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Home / India News / 2007 / May 2007 / May 4, 2007
Supreme Court says no to increase compensation to Bhopal victims
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Supreme Court says no to increase compensation to Bhopal victims

The Supreme Court on Friday ruled out the five-time compensation for the 1984 Bhopal gas victims, as put forth by several NGOs through petitions filed in the apex court.

New Delhi, May 4 : The Supreme Court on Friday ruled out the five-time compensation for the 1984 Bhopal gas victims, as put forth by several NGOs through petitions filed in the apex court.

A two-member bench of Justice C K Thakker and Justice Altamas Kabir, while dismissing the petitions filed by the NGOs, urged them to approach the special tribunal in Bhopal for the settlement of the claims.

The apex court also questioned the number of victims of the tragedy put forth by the petitioners. The official toll in the gas leak tragedy has been put to close 4000, but the petitions claimed that the incident killed more than 15,000 people.

On April 3, the Centre had declared that the claims of over 14,000 victims, amounting to Rs. 50 crore, were non-sustainable and could not be implemented, as most of them were untraceable.

Additional Solicitor General Amarender Saran appearing for the Centre had urged the Supreme Court to permit closure of compensation claims.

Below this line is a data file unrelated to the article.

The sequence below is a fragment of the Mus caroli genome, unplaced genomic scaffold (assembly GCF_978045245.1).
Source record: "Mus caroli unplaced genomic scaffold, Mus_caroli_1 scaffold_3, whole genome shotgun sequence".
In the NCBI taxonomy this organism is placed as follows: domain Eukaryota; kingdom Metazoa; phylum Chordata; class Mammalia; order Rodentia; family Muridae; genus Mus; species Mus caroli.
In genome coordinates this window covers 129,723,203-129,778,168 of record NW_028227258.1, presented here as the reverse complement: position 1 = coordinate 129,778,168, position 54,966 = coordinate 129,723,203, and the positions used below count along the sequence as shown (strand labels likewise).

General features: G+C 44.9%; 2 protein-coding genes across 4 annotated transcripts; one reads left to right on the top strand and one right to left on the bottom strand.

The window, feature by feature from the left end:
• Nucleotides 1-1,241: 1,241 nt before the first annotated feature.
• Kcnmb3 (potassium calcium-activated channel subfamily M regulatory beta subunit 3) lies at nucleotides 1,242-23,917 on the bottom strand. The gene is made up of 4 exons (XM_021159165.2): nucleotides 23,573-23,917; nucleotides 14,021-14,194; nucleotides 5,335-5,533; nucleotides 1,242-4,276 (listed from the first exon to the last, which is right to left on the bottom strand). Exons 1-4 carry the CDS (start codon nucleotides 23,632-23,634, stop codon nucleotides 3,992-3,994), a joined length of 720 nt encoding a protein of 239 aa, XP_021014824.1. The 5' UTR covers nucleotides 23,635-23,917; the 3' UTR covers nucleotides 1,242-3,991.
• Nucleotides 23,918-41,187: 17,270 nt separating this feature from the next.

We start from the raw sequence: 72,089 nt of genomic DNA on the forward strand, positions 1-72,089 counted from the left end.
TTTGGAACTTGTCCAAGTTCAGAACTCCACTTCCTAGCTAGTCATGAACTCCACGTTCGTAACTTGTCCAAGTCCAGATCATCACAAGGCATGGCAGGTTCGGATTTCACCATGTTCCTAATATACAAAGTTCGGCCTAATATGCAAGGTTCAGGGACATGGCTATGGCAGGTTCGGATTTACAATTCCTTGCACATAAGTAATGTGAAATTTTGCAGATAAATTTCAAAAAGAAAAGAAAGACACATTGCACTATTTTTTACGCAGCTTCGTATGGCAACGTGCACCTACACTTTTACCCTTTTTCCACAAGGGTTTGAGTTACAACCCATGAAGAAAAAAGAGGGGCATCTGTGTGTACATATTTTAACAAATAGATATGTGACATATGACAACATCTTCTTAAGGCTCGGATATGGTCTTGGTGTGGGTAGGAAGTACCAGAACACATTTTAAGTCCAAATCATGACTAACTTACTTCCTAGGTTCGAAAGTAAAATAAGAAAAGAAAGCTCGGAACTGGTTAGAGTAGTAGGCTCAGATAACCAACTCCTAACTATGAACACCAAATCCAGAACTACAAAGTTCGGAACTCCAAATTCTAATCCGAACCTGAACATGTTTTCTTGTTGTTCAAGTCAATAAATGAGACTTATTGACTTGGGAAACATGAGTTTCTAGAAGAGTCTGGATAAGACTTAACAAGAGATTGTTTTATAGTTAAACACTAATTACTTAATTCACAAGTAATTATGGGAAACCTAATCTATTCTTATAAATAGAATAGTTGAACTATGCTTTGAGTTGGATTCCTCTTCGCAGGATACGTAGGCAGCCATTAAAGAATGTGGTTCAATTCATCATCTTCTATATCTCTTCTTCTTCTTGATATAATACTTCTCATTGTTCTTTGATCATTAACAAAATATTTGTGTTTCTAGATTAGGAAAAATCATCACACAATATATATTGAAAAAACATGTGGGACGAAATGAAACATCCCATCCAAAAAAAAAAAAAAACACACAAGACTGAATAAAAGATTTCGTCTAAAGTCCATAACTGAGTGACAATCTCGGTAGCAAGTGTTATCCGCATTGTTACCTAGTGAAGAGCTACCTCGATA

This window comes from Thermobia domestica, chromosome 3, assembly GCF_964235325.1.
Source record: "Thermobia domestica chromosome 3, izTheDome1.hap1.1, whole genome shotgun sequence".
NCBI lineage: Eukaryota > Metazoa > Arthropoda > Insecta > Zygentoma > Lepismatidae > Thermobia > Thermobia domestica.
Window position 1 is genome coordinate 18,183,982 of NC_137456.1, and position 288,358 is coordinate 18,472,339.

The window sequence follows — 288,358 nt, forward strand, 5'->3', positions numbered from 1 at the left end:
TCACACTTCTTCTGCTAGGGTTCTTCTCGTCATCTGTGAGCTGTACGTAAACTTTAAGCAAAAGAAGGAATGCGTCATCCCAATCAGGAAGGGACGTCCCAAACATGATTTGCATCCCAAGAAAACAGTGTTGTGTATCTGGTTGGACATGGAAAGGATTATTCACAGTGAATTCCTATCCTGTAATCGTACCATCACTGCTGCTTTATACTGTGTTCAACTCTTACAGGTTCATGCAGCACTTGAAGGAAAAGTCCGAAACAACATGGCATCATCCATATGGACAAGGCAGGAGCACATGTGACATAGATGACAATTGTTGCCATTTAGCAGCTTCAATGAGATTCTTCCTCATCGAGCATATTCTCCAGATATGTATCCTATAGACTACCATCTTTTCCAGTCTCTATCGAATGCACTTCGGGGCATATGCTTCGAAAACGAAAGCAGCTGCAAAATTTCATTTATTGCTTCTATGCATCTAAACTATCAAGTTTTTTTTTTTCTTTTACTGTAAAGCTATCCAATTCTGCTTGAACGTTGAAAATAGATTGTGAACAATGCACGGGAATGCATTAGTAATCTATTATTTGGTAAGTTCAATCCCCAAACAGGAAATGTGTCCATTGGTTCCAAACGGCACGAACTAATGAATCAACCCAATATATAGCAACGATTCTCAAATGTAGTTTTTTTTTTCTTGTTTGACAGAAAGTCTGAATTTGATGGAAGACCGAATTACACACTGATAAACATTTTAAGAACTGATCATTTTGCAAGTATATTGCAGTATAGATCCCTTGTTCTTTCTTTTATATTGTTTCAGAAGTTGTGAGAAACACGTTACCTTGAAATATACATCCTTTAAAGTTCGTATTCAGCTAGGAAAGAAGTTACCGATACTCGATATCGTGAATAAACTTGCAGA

Counsels Shamona Khanna and Naveen R Nath appearing for some of the NGOs fighting for the victims' rights had opposed the Centre's plea on the ground that the Government is not pursuing a scientific approach in identifying the "untraceable" victims.

Nath contended that the "untraceable" victims were seven or eight-year-old at the time of the tragedy and the Government was seeking to identify them now on the basis of their childhood photographs or addresses.

The Bench then directed the NGOs to file its objections and responses in an affidavit and posted the matter for a further hearing.

On the night of December 2, 1984, tons of toxic gas leaked from a Union Carbide in Bhopal, killing people and injuring thousands more. Over 2000 women became widows overnight.

Union Carbide accepted moral responsibility for the tragedy and established a 100-million dollar charitable trust fund to build a hospital for victims. The company also paid 470 million dollars to the Indian Government in 1989 in a settlement reached after a protracted legal battle.

The victims, on an average, received 25,000 rupees in case of illness and 100,000 rupees or so in case of a death in the family.

Union Carbide was later taken over by Dow Chemicals.

As per the report of the Welfare Commissioner, Bhopal, out of the Rs 1,542 crore fixed for payment of compensation to 5,72.029 vitims, till date Rs 1491.23 crore has been disbursed to 5,56,850 victims. There are 17,222 victims who are yet to receive compensation.

ANI

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